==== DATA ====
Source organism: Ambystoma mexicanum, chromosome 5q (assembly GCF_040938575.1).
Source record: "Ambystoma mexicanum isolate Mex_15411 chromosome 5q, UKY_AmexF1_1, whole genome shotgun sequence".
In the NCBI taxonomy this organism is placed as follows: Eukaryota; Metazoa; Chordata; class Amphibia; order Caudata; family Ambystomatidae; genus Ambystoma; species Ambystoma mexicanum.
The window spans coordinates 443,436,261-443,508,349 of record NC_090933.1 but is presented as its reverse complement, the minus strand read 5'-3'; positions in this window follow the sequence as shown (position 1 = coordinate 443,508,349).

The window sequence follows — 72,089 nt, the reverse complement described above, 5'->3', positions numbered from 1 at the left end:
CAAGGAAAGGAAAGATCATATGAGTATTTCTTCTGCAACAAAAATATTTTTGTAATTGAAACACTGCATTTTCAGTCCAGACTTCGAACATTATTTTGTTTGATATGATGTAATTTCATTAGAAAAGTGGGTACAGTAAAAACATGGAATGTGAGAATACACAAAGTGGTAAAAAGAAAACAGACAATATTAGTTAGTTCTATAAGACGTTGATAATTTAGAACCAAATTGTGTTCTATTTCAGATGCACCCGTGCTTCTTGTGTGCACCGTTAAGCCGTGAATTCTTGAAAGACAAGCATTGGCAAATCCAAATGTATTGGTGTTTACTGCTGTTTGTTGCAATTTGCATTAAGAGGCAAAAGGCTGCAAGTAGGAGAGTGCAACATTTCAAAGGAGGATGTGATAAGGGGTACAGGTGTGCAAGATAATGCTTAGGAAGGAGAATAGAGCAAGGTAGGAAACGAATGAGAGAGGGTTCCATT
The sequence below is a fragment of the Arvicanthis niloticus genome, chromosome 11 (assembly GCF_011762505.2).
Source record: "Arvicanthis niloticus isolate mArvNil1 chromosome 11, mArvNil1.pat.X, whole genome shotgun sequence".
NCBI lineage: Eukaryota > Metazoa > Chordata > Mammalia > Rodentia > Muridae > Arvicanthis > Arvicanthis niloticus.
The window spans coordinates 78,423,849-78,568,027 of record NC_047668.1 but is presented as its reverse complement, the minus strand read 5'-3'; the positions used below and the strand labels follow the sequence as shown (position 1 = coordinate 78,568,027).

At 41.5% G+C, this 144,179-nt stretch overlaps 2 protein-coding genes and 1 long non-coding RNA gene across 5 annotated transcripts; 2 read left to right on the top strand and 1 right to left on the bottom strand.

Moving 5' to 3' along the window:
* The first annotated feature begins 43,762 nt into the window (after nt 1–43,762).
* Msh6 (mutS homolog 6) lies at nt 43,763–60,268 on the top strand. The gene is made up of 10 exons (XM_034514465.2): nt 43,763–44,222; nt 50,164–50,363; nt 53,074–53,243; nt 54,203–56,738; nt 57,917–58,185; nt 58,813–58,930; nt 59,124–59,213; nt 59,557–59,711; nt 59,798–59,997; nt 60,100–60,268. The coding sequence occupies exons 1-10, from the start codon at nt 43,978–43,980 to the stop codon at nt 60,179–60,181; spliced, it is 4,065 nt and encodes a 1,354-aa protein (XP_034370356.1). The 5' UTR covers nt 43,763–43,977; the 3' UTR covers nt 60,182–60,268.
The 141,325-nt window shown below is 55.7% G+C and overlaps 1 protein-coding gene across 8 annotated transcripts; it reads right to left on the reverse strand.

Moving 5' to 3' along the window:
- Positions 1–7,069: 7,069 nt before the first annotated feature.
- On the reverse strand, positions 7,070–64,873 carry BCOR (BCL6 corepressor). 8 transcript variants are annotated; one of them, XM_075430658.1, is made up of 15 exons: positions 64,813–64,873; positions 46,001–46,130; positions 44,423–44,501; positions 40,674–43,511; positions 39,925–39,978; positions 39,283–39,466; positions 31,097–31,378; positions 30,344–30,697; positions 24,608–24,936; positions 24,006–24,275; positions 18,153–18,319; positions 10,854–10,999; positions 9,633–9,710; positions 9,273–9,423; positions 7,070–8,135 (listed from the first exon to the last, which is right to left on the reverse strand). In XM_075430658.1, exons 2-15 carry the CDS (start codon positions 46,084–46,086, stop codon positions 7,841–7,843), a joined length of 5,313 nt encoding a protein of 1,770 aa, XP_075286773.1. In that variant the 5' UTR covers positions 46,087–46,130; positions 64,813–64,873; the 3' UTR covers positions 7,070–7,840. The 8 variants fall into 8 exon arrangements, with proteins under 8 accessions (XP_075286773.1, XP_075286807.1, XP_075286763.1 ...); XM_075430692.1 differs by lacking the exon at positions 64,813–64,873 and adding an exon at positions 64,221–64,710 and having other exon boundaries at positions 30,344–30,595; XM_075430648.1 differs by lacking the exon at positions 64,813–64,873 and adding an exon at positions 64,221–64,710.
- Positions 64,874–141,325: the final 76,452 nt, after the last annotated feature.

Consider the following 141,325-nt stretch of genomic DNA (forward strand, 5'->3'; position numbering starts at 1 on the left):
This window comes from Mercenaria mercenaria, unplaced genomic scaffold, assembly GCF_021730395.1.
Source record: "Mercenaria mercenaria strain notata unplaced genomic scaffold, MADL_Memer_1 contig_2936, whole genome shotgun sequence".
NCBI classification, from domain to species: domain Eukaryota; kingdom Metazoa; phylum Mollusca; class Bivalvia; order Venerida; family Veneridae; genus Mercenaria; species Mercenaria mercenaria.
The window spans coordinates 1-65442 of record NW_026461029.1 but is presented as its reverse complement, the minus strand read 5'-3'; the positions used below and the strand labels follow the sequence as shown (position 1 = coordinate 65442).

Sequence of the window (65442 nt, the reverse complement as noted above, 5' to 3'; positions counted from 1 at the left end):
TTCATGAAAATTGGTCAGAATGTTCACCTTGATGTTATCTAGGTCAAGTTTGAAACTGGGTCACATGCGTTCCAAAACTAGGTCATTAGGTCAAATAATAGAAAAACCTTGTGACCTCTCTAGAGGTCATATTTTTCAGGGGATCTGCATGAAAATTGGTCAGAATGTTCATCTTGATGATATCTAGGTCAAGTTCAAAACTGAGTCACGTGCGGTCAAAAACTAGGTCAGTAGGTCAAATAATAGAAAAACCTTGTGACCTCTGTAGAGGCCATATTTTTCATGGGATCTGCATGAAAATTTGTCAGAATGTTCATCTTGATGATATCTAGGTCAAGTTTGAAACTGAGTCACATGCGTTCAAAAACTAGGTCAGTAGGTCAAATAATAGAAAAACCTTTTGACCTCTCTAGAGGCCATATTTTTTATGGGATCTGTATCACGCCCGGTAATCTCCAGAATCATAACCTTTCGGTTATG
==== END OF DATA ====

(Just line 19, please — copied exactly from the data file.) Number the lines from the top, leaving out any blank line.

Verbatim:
- Positions 64,874–141,325: the final 76,452 nt, after the last annotated feature.